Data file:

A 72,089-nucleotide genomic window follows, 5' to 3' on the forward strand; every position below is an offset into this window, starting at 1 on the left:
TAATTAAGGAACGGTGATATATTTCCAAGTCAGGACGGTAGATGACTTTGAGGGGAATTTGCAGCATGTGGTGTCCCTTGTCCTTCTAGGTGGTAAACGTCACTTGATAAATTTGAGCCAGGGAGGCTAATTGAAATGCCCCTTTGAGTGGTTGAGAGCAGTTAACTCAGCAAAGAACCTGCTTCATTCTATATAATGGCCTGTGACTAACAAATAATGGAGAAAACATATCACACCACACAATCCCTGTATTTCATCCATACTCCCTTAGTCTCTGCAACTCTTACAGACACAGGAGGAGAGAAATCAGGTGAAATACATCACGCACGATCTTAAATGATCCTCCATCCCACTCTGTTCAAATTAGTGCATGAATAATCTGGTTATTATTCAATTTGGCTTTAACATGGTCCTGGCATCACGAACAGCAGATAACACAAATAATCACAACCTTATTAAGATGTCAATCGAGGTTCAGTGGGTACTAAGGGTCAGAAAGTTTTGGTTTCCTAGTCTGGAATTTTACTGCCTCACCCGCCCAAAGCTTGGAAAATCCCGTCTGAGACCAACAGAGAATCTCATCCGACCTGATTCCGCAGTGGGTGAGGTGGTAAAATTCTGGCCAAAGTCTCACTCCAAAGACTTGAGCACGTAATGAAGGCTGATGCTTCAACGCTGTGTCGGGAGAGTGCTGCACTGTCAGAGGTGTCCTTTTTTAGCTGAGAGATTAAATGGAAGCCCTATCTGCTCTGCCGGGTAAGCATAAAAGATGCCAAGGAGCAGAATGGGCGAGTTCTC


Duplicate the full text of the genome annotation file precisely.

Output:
A 72,089-nucleotide genomic window follows, 5' to 3' on the forward strand; every position below is an offset into this window, starting at 1 on the left:
TAATTAAGGAACGGTGATATATTTCCAAGTCAGGACGGTAGATGACTTTGAGGGGAATTTGCAGCATGTGGTGTCCCTTGTCCTTCTAGGTGGTAAACGTCACTTGATAAATTTGAGCCAGGGAGGCTAATTGAAATGCCCCTTTGAGTGGTTGAGAGCAGTTAACTCAGCAAAGAACCTGCTTCATTCTATATAATGGCCTGTGACTAACAAATAATGGAGAAAACATATCACACCACACAATCCCTGTATTTCATCCATACTCCCTTAGTCTCTGCAACTCTTACAGACACAGGAGGAGAGAAATCAGGTGAAATACATCACGCACGATCTTAAATGATCCTCCATCCCACTCTGTTCAAATTAGTGCATGAATAATCTGGTTATTATTCAATTTGGCTTTAACATGGTCCTGGCATCACGAACAGCAGATAACACAAATAATCACAACCTTATTAAGATGTCAATCGAGGTTCAGTGGGTACTAAGGGTCAGAAAGTTTTGGTTTCCTAGTCTGGAATTTTACTGCCTCACCCGCCCAAAGCTTGGAAAATCCCGTCTGAGACCAACAGAGAATCTCATCCGACCTGATTCCGCAGTGGGTGAGGTGGTAAAATTCTGGCCAAAGTCTCACTCCAAAGACTTGAGCACGTAATGAAGGCTGATGCTTCAACGCTGTGTCGGGAGAGTGCTGCACTGTCAGAGGTGTCCTTTTTTAGCTGAGAGATTAAATGGAAGCCCTATCTGCTCTGCCGGGTAAGCATAAAAGATGCCAAGGAGCAGAATGGGCGAGTTCTC